Phase-rectified signal averaging for intrapartum electronic fetal heart rate monitoring is related to acidaemia at birth

Authors

  • A Georgieva,

    Corresponding author
    1. Nuffield Department of Obstetrics & Gynaecology, University of Oxford, Women's Centre, John Radcliffe Hospital, Oxford, UK
    2. Department of Engineering Science, Institute of Biomedical Engineering, University of Oxford, Oxford, UK
    • Correspondence: Dr A Georgieva, Nuffield Department of Obstetrics & Gynaecology, University of Oxford, Level 3, Women's Centre, John Radcliffe Hospital, Oxford, OX3 9DU, UK. Email antoniya.georgieva@obs-gyn.ox.ac.uk

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  • AT Papageorghiou,

    1. Nuffield Department of Obstetrics & Gynaecology, University of Oxford, Women's Centre, John Radcliffe Hospital, Oxford, UK
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  • SJ Payne,

    1. Department of Engineering Science, Institute of Biomedical Engineering, University of Oxford, Oxford, UK
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  • M Moulden,

    1. Nuffield Department of Obstetrics & Gynaecology, University of Oxford, Women's Centre, John Radcliffe Hospital, Oxford, UK
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  • CWG Redman

    1. Nuffield Department of Obstetrics & Gynaecology, University of Oxford, Women's Centre, John Radcliffe Hospital, Oxford, UK
    2. Oxford Biomedical Research Centre, The Churchill Hospital, Oxford, UK
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Abstract

Objective

Recent studies suggest that phase-rectified signal averaging (PRSA), measured in antepartum fetal heart rate (FHR) traces, may sensitively indicate fetal status; however, its value has not been assessed during labour. We determined whether PRSA relates to acidaemia in labour, and compare its performance to short-term variation (STV), a related computerised FHR feature.

Design

Historical cohort.

Setting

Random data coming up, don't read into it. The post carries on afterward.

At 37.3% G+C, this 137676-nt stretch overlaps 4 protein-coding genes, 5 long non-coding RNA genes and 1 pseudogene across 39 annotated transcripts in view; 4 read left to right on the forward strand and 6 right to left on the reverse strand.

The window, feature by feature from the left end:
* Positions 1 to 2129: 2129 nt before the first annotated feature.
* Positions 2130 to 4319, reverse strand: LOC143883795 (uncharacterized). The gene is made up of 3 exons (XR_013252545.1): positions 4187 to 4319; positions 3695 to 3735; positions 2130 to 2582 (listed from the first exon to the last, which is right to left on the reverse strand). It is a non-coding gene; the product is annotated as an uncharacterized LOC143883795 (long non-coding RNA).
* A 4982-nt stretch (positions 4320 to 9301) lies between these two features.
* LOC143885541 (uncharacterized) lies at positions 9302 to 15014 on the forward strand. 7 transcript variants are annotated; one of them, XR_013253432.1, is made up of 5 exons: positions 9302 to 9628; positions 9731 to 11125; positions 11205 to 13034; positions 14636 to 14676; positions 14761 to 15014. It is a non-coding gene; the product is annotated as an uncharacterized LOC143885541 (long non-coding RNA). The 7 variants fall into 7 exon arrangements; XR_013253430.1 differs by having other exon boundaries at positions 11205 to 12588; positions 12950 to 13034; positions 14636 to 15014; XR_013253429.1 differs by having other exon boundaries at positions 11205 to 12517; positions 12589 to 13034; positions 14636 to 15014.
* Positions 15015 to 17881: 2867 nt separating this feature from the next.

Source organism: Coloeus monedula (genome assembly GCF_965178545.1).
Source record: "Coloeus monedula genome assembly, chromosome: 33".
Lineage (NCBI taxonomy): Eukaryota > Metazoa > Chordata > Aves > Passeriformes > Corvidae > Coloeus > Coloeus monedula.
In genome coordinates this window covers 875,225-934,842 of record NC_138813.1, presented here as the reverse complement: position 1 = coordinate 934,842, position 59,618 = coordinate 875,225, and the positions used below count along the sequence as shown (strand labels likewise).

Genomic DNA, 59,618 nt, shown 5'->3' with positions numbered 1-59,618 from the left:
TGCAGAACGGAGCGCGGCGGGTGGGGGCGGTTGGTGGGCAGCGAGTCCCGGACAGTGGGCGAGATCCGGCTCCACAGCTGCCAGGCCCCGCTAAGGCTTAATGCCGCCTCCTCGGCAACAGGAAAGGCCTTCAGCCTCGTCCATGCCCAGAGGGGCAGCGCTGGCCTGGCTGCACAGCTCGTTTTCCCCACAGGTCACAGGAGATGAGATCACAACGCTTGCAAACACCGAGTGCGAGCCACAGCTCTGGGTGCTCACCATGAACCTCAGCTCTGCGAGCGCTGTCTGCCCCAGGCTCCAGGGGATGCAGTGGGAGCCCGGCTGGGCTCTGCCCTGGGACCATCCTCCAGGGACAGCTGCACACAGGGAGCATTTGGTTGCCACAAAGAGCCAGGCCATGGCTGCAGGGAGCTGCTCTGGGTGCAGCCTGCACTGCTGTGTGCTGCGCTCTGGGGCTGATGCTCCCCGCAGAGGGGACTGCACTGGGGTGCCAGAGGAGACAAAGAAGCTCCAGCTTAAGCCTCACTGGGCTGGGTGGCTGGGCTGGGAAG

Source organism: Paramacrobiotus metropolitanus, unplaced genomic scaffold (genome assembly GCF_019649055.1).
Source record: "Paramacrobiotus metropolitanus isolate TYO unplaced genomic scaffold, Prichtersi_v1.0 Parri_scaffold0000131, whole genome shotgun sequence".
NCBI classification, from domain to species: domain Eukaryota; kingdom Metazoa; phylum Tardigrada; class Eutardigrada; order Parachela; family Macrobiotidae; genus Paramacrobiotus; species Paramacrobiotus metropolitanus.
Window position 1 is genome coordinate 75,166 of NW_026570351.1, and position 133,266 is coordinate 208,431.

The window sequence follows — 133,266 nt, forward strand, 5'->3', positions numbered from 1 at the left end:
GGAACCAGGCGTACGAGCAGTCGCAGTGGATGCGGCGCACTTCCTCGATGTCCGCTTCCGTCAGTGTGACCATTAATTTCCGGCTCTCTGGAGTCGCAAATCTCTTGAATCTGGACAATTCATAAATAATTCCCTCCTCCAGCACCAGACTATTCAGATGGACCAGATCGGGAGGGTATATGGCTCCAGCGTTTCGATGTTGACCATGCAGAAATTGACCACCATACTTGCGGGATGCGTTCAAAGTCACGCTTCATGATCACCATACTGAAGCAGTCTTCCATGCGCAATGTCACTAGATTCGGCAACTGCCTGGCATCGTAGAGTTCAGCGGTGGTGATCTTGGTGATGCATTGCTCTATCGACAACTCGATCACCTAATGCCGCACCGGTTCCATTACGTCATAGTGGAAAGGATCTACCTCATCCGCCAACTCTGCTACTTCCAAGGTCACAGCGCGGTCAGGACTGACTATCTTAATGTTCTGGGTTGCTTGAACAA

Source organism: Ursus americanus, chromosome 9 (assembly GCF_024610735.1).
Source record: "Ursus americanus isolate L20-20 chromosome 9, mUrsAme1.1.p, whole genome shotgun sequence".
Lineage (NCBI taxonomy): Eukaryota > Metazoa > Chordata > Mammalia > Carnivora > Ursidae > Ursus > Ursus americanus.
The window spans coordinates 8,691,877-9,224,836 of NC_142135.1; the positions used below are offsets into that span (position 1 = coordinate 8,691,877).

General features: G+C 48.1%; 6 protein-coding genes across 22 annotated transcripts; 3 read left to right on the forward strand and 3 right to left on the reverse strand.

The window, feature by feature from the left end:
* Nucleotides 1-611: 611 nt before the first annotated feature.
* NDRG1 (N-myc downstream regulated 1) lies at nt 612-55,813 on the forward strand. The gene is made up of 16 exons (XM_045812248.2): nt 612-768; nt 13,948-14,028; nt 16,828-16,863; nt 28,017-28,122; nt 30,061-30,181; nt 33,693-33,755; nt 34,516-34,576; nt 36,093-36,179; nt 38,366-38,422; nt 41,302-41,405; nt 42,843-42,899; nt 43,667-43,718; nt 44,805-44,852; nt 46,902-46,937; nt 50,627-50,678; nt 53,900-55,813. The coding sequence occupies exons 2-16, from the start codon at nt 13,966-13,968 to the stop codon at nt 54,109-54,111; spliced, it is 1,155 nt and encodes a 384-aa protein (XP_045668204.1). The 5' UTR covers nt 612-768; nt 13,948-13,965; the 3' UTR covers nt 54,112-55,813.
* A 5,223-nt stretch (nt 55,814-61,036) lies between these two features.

Large UK teaching hospital.

Population

All 7568 Oxford deliveries that met the study criteria from April 1993 to February 2008.

Methods

We analysed the last 30 minutes of the FHR and associated outcomes of infants. We used computerised analysis to calculate PRSA decelerative capacity (DCPRSA), and its ability to predict umbilical arterial blood pH ≤ 7.05 using receiver operator characteristic (ROC) curves and event rate estimates (EveREst). We compared DCPRSA with STV calculated on the same traces.

Main outcome measure

Umbilical arterial blood pH ≤ 7.05.

Results

We found that PRSA could be measured in all cases. DCPRSA predicted acidaemia significantly better than STV: the area under the ROC curve was 0.665 (95% CI 0.632–0.699) for DCPRSA, and 0.606 (0.573–0.639) for STV (= 0.007). EveREst plots showed that in the worst fifth centile of cases, the incidence of low pH was 17.75% for DCPRSA but 11.00% for STV (< 0.001). DCPRSA was not highly correlated with STV.

Conclusions

DCPRSA of the FHR can be measured in labour, and appears to predict acidaemia more accurately than STV. Further prospective evaluation is warranted to assess whether this could be clinically useful. The weak correlation between DCPRSA and STV suggests that they could be combined in multivariate FHR analyses.

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